Having seen the impact of hardware/drive failures, ransomware attacks, the associated panic, followed by the realisation of the unnecessary data loss, and then the witch-hunt to find blame for said data loss … well … before any of this happens to you, perhaps it is time to review your backup strategy.
One widely used rule that can address such failure scenarios is called the 3-2-1 Backup Rule. This approach to your backups helps answer two important questions: how many backups do I have and where should I store them?
In addition to your actual servers and their associated data, you should also have at least two backups. Even a trivial event, such as a fire alarm triggering the sprinkler system could literally wash all your data away. Countless other incidents could bring about the same outcome, such as theft, fires, earthquakes etc.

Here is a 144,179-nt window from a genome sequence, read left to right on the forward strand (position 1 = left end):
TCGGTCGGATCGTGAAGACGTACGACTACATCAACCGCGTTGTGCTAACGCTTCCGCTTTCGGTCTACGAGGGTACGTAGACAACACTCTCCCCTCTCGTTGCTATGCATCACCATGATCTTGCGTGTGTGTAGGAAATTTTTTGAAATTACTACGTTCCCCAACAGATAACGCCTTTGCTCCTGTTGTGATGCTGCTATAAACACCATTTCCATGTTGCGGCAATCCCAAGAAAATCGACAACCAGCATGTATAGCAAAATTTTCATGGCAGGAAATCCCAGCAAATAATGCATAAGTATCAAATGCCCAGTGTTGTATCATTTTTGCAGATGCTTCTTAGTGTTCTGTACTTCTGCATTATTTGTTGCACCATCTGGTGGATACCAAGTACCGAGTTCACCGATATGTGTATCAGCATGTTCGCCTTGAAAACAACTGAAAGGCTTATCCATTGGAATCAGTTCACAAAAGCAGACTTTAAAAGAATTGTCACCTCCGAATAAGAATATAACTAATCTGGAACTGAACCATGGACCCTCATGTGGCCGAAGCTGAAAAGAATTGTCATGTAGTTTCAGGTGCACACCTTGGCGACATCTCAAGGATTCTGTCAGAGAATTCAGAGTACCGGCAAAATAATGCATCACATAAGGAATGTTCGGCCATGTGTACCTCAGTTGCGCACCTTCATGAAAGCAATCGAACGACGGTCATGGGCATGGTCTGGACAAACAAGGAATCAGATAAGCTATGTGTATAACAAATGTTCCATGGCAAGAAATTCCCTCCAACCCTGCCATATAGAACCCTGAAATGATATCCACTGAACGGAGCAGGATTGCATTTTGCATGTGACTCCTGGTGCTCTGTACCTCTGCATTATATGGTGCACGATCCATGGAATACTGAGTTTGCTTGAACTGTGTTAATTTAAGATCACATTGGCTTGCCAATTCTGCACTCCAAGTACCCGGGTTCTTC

Therefore, having one backup is not enough, especially if its stored in the same location and on the same type of media as the primary data. Obviously, the more backup copies you have, the less chance you have losing them all at once. Thus, The 3-2-1 Backup Rule states that you need at least three copies of your data, meaning the primary data and two backups.
Storage devices will fail sooner or later. Disks fail over time, whether because of defects or simply just wear and tear. Two devices of the same type/make/model have a greater risk of failing around the same time than two devices or media of different types. Consider a combination of options such as external hard drives, tape, somewhere in the cloud, or network attached storage (NAS).
Obviously, a local disaster can damage all copies of your data stored in the same location. The 3-2-1 Backup Rule states you should keep at least one copy of your data in a remote location, such as offsite storage or in the cloud (like our super fast Cloud Connect offering). If you want to protect your data from disasters which may strike large areas, “remote” should mean as far away as possible, perhaps in another city or even another country.
Consider also, while storing one backup copy offsite strengthens your data security, having another backup copy onsite provides for faster and simpler recovery in case of failure.